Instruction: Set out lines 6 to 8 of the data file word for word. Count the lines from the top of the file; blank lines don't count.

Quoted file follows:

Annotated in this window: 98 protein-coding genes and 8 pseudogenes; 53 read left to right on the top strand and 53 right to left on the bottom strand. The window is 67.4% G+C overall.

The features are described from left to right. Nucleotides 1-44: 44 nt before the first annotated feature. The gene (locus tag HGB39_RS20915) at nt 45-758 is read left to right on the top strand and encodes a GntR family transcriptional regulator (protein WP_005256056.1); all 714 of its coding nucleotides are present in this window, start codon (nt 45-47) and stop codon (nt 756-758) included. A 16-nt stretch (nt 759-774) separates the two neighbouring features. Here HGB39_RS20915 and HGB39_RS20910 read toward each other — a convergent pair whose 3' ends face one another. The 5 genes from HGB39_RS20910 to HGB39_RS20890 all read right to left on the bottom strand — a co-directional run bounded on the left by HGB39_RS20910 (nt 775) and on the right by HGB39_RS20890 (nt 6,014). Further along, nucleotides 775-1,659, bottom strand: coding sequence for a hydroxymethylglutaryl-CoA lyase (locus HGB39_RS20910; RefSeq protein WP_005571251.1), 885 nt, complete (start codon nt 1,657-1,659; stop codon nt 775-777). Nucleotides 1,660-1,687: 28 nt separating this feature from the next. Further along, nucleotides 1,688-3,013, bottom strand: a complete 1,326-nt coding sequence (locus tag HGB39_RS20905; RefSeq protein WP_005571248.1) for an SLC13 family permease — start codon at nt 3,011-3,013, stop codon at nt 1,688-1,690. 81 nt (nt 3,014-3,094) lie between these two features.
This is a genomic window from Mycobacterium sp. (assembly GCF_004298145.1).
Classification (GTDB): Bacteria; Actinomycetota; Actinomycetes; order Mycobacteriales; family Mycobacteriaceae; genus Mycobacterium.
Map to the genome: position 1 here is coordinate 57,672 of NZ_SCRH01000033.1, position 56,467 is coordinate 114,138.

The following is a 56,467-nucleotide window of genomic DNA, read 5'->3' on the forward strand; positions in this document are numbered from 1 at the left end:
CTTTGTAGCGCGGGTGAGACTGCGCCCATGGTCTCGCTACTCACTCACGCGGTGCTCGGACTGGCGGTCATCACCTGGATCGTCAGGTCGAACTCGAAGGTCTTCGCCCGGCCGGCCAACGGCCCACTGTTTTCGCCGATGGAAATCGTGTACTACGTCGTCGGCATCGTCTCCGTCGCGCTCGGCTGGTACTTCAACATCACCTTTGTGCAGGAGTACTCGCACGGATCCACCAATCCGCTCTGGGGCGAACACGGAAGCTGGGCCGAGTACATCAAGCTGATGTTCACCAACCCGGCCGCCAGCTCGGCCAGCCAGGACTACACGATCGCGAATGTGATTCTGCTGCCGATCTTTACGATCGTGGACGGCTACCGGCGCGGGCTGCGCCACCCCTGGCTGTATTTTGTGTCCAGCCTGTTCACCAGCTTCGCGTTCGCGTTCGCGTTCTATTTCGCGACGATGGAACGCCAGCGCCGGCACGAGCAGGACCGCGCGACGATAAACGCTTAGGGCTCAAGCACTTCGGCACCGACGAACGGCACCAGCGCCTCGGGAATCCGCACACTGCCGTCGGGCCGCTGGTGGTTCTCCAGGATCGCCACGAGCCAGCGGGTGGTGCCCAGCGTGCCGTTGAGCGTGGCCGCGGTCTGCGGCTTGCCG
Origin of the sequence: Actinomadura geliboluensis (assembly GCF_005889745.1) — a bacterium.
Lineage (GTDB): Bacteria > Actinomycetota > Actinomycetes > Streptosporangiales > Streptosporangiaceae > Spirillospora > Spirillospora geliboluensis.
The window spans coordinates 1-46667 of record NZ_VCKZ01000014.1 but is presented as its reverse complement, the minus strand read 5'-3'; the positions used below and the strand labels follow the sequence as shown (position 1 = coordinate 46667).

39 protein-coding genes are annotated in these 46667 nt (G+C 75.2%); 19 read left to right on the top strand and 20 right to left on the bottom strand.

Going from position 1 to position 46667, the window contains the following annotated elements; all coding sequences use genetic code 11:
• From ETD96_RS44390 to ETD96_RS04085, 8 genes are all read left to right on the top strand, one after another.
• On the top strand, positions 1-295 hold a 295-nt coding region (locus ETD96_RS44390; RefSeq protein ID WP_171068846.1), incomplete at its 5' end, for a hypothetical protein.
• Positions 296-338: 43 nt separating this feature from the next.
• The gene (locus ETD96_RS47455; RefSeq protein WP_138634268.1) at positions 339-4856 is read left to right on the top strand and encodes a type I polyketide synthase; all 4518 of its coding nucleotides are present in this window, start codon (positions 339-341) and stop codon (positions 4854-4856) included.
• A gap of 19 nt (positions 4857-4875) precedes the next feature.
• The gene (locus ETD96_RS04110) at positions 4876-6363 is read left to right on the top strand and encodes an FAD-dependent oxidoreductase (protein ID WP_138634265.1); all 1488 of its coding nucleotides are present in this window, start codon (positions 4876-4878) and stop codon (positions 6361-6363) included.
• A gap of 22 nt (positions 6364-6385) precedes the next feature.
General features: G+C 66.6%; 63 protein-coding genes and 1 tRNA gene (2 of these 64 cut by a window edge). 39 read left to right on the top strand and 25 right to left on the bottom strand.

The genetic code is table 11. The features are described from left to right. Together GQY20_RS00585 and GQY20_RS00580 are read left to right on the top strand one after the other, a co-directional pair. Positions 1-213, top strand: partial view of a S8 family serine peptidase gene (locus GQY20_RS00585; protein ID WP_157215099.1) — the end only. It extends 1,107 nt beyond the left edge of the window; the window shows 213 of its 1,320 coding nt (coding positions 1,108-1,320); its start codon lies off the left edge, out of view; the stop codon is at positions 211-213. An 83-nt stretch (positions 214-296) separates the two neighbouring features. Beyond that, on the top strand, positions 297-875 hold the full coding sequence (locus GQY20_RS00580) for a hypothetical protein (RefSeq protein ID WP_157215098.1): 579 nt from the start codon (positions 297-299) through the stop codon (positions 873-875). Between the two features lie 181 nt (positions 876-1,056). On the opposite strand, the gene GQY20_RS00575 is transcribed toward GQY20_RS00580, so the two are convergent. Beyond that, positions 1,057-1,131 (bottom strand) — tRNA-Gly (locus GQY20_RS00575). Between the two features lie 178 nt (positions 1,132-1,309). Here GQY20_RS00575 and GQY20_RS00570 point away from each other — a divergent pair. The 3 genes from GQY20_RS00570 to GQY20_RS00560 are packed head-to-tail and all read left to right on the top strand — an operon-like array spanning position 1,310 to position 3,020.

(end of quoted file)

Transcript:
The following is a 56,467-nucleotide window of genomic DNA, read 5'->3' on the forward strand; positions in this document are numbered from 1 at the left end:
CTTTGTAGCGCGGGTGAGACTGCGCCCATGGTCTCGCTACTCACTCACGCGGTGCTCGGACTGGCGGTCATCACCTGGATCGTCAGGTCGAACTCGAAGGTCTTCGCCCGGCCGGCCAACGGCCCACTGTTTTCGCCGATGGAAATCGTGTACTACGTCGTCGGCATCGTCTCCGTCGCGCTCGGCTGGTACTTCAACATCACCTTTGTGCAGGAGTACTCGCACGGATCCACCAATCCGCTCTGGGGCGAACACGGAAGCTGGGCCGAGTACATCAAGCTGATGTTCACCAACCCGGCCGCCAGCTCGGCCAGCCAGGACTACACGATCGCGAATGTGATTCTGCTGCCGATCTTTACGATCGTGGACGGCTACCGGCGCGGGCTGCGCCACCCCTGGCTGTATTTTGTGTCCAGCCTGTTCACCAGCTTCGCGTTCGCGTTCGCGTTCTATTTCGCGACGATGGAACGCCAGCGCCGGCACGAGCAGGACCGCGCGACGATAAACGCTTAGGGCTCAAGCACTTCGGCACCGACGAACGGCACCAGCGCCTCGGGAATCCGCACACTGCCGTCGGGCCGCTGGTGGTTCTCCAGGATCGCCACGAGCCAGCGGGTGGTGCCCAGCGTGCCGTTGAGCGTGGCCGCGGTCTGCGGCTTGCCG
Origin of the sequence: Actinomadura geliboluensis (assembly GCF_005889745.1) — a bacterium.